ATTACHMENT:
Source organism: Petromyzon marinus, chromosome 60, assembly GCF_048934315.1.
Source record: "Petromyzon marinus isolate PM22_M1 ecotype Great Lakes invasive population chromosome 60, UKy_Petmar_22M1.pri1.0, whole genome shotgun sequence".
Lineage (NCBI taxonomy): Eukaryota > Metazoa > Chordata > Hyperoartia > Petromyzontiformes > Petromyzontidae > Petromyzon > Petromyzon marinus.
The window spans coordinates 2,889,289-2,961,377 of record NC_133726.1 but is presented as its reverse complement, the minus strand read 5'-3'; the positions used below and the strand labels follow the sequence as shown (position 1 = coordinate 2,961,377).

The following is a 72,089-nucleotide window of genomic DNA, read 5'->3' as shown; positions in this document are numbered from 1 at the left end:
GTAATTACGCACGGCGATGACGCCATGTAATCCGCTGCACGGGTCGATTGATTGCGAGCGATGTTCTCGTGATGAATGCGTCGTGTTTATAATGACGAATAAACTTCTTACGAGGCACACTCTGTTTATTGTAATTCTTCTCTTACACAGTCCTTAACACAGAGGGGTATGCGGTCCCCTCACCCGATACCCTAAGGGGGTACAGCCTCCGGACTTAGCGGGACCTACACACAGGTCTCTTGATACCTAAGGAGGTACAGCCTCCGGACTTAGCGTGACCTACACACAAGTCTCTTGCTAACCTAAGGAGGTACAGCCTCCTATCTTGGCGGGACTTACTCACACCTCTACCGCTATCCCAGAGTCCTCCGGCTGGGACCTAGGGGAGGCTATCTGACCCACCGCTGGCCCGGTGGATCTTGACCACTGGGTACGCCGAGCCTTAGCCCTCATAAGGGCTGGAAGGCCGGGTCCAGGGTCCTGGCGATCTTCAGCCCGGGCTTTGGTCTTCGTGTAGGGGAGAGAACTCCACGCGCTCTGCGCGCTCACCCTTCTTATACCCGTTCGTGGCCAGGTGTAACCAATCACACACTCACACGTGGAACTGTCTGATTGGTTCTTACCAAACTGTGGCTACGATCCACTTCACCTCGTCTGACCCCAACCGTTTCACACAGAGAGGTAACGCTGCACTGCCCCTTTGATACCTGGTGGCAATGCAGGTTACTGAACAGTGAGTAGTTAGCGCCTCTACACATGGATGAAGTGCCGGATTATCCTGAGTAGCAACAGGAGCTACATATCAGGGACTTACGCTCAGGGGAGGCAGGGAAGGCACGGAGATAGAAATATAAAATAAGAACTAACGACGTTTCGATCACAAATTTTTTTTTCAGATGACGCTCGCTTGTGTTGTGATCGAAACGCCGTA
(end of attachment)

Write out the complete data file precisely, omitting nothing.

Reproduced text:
Source organism: Petromyzon marinus, chromosome 60, assembly GCF_048934315.1.
Source record: "Petromyzon marinus isolate PM22_M1 ecotype Great Lakes invasive population chromosome 60, UKy_Petmar_22M1.pri1.0, whole genome shotgun sequence".
Lineage (NCBI taxonomy): Eukaryota > Metazoa > Chordata > Hyperoartia > Petromyzontiformes > Petromyzontidae > Petromyzon > Petromyzon marinus.
The window spans coordinates 2,889,289-2,961,377 of record NC_133726.1 but is presented as its reverse complement, the minus strand read 5'-3'; the positions used below and the strand labels follow the sequence as shown (position 1 = coordinate 2,961,377).

The following is a 72,089-nucleotide window of genomic DNA, read 5'->3' as shown; positions in this document are numbered from 1 at the left end:
GTAATTACGCACGGCGATGACGCCATGTAATCCGCTGCACGGGTCGATTGATTGCGAGCGATGTTCTCGTGATGAATGCGTCGTGTTTATAATGACGAATAAACTTCTTACGAGGCACACTCTGTTTATTGTAATTCTTCTCTTACACAGTCCTTAACACAGAGGGGTATGCGGTCCCCTCACCCGATACCCTAAGGGGGTACAGCCTCCGGACTTAGCGGGACCTACACACAGGTCTCTTGATACCTAAGGAGGTACAGCCTCCGGACTTAGCGTGACCTACACACAAGTCTCTTGCTAACCTAAGGAGGTACAGCCTCCTATCTTGGCGGGACTTACTCACACCTCTACCGCTATCCCAGAGTCCTCCGGCTGGGACCTAGGGGAGGCTATCTGACCCACCGCTGGCCCGGTGGATCTTGACCACTGGGTACGCCGAGCCTTAGCCCTCATAAGGGCTGGAAGGCCGGGTCCAGGGTCCTGGCGATCTTCAGCCCGGGCTTTGGTCTTCGTGTAGGGGAGAGAACTCCACGCGCTCTGCGCGCTCACCCTTCTTATACCCGTTCGTGGCCAGGTGTAACCAATCACACACTCACACGTGGAACTGTCTGATTGGTTCTTACCAAACTGTGGCTACGATCCACTTCACCTCGTCTGACCCCAACCGTTTCACACAGAGAGGTAACGCTGCACTGCCCCTTTGATACCTGGTGGCAATGCAGGTTACTGAACAGTGAGTAGTTAGCGCCTCTACACATGGATGAAGTGCCGGATTATCCTGAGTAGCAACAGGAGCTACATATCAGGGACTTACGCTCAGGGGAGGCAGGGAAGGCACGGAGATAGAAATATAAAATAAGAACTAACGACGTTTCGATCACAAATTTTTTTTTCAGATGACGCTCGCTTGTGTTGTGATCGAAACGCCGTA